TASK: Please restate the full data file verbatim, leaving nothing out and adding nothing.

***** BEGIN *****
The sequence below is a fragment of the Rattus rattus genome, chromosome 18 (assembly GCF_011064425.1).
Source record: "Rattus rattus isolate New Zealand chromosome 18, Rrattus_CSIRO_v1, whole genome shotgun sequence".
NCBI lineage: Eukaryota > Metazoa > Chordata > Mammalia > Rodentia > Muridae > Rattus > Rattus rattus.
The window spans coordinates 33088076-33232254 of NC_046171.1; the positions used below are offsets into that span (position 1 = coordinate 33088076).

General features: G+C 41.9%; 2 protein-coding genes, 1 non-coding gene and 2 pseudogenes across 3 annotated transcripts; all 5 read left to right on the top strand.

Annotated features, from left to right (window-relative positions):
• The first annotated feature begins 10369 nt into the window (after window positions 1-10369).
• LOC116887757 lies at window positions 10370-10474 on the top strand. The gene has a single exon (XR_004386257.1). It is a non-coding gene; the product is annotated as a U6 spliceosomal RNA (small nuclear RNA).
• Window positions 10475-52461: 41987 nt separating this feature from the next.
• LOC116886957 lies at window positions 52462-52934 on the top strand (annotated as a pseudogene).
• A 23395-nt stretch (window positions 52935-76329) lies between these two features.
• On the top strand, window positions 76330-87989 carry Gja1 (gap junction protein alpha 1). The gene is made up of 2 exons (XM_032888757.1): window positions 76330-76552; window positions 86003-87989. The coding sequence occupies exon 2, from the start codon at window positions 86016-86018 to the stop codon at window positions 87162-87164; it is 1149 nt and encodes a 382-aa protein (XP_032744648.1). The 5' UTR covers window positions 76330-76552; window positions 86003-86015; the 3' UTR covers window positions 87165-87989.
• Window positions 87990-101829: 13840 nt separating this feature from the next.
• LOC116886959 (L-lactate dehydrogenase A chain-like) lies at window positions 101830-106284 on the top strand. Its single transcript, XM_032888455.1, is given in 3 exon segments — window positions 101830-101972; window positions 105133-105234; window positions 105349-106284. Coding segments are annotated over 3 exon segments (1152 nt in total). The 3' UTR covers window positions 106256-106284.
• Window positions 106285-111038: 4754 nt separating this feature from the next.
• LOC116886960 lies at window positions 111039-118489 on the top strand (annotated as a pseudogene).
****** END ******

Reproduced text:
The sequence below is a fragment of the Rattus rattus genome, chromosome 18 (assembly GCF_011064425.1).
Source record: "Rattus rattus isolate New Zealand chromosome 18, Rrattus_CSIRO_v1, whole genome shotgun sequence".
NCBI lineage: Eukaryota > Metazoa > Chordata > Mammalia > Rodentia > Muridae > Rattus > Rattus rattus.
The window spans coordinates 33088076-33232254 of NC_046171.1; the positions used below are offsets into that span (position 1 = coordinate 33088076).

General features: G+C 41.9%; 2 protein-coding genes, 1 non-coding gene and 2 pseudogenes across 3 annotated transcripts; all 5 read left to right on the top strand.

Annotated features, from left to right (window-relative positions):
• The first annotated feature begins 10369 nt into the window (after window positions 1-10369).
• LOC116887757 lies at window positions 10370-10474 on the top strand. The gene has a single exon (XR_004386257.1). It is a non-coding gene; the product is annotated as a U6 spliceosomal RNA (small nuclear RNA).
• Window positions 10475-52461: 41987 nt separating this feature from the next.
• LOC116886957 lies at window positions 52462-52934 on the top strand (annotated as a pseudogene).
• A 23395-nt stretch (window positions 52935-76329) lies between these two features.
• On the top strand, window positions 76330-87989 carry Gja1 (gap junction protein alpha 1). The gene is made up of 2 exons (XM_032888757.1): window positions 76330-76552; window positions 86003-87989. The coding sequence occupies exon 2, from the start codon at window positions 86016-86018 to the stop codon at window positions 87162-87164; it is 1149 nt and encodes a 382-aa protein (XP_032744648.1). The 5' UTR covers window positions 76330-76552; window positions 86003-86015; the 3' UTR covers window positions 87165-87989.
• Window positions 87990-101829: 13840 nt separating this feature from the next.
• LOC116886959 (L-lactate dehydrogenase A chain-like) lies at window positions 101830-106284 on the top strand. Its single transcript, XM_032888455.1, is given in 3 exon segments — window positions 101830-101972; window positions 105133-105234; window positions 105349-106284. Coding segments are annotated over 3 exon segments (1152 nt in total). The 3' UTR covers window positions 106256-106284.
• Window positions 106285-111038: 4754 nt separating this feature from the next.
• LOC116886960 lies at window positions 111039-118489 on the top strand (annotated as a pseudogene).